Articles & Publications

Federal Agencies Told to Use ADR Techniques to Resolve Environmental Issues

Posted December 26, 2012 by Daniel P. Dozier in Alternative Dispute Resolution Publications, Articles & Publications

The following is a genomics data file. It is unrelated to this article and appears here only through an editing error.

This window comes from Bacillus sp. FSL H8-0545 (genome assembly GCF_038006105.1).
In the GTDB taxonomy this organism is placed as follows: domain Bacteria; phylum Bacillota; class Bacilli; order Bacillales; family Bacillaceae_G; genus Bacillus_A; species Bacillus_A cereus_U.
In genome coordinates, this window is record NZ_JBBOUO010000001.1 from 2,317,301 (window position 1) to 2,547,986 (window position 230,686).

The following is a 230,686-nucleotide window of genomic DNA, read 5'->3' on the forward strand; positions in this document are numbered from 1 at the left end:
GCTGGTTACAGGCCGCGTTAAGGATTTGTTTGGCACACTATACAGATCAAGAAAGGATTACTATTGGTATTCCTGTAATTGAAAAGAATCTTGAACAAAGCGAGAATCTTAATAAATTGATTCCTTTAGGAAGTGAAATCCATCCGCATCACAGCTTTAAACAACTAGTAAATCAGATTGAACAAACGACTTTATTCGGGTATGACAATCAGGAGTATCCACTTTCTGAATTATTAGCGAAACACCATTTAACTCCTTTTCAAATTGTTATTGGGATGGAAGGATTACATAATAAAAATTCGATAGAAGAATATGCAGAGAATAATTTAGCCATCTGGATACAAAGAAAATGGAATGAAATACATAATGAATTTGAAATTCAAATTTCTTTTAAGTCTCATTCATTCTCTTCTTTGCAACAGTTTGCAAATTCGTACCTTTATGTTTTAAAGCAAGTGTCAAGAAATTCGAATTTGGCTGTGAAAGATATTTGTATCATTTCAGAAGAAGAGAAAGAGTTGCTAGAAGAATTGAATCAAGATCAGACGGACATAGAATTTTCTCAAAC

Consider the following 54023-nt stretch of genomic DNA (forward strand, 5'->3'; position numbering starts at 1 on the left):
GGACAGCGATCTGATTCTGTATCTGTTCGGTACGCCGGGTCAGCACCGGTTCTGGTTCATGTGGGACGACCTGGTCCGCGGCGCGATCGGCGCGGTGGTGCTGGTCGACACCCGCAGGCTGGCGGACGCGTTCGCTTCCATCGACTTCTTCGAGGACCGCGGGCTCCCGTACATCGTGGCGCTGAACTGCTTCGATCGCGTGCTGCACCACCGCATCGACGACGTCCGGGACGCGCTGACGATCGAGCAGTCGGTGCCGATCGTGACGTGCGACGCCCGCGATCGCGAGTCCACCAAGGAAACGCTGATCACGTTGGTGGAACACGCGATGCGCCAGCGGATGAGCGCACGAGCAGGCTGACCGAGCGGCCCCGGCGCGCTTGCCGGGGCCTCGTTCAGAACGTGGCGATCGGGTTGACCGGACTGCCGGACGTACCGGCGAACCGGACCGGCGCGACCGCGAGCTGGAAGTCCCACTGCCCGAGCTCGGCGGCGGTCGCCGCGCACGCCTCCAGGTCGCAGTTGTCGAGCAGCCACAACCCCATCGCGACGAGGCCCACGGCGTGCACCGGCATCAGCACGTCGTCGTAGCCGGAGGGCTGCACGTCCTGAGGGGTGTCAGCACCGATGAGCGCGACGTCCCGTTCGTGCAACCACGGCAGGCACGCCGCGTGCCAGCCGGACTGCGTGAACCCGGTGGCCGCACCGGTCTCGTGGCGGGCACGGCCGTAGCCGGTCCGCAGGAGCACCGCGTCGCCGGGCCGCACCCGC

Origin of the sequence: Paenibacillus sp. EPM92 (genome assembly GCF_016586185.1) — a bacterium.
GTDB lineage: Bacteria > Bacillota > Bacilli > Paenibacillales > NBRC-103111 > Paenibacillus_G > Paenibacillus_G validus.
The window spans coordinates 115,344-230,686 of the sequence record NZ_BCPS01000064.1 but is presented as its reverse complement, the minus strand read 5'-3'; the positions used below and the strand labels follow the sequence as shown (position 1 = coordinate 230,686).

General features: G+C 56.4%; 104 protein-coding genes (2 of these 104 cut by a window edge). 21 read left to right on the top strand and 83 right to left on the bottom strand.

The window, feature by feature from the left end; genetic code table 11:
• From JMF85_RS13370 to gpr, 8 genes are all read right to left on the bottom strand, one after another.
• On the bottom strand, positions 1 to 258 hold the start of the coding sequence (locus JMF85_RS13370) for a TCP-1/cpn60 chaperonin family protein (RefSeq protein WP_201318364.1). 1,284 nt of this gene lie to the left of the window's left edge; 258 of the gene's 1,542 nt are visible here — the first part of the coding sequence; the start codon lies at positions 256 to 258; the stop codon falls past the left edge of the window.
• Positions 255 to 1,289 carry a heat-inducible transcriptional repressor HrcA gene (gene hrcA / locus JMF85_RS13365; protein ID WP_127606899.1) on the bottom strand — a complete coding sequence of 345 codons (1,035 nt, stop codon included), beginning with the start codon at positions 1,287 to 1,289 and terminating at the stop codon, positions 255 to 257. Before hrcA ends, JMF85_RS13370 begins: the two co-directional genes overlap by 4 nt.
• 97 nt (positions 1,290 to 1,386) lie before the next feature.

Federal agencies have yet again been directed to use Alternative Dispute Resolution (ADR) techniques to resolve disputes. This time the Acting Director of the Office of Management and Budget and the Chair of the Council on Environmental Quality have directed relevant departments and agencies to "increase the appropriate and effective use of third-party assisted environmental collaboration as well as environmental conflict resolution to resolve problems and conflicts that arise in the context of environmental, public lands, or natural resources issues, including matters related to energy, transportation, and water and land management. See Memorandum on Environmental Conflict Resolution. Of course this is not the first time the White House has encouraged the use of ADR techniques in the federal government. For example, in 1998 President Clinton ordered agencies and departments to take steps to promote greater use of ADR techniques to resolve disputes and to negotiate regulations See Memorandum for Heads of Executive Department and Agencies The memo sets out the use of ADR techniques to address environmental matters and directs federal agencies to use neutral facilitation to settle conflicts in issues related to energy, transportation and water and land management issues. The memo applies to all executive branch agencies with regard to each agency's enabling legislation, the National Environmental Policy Act (NEPA) and other laws aimed at managing and conserving the environment, natural resources and public lands. The complete memo is here. Information about other relevant federal environmental ADR resources can be found at the Department of Justice web site the Department of Interior Office of Collaborative Action and Dispute Resolution web site and the EPA Conflict Prevention and Resolution Center site.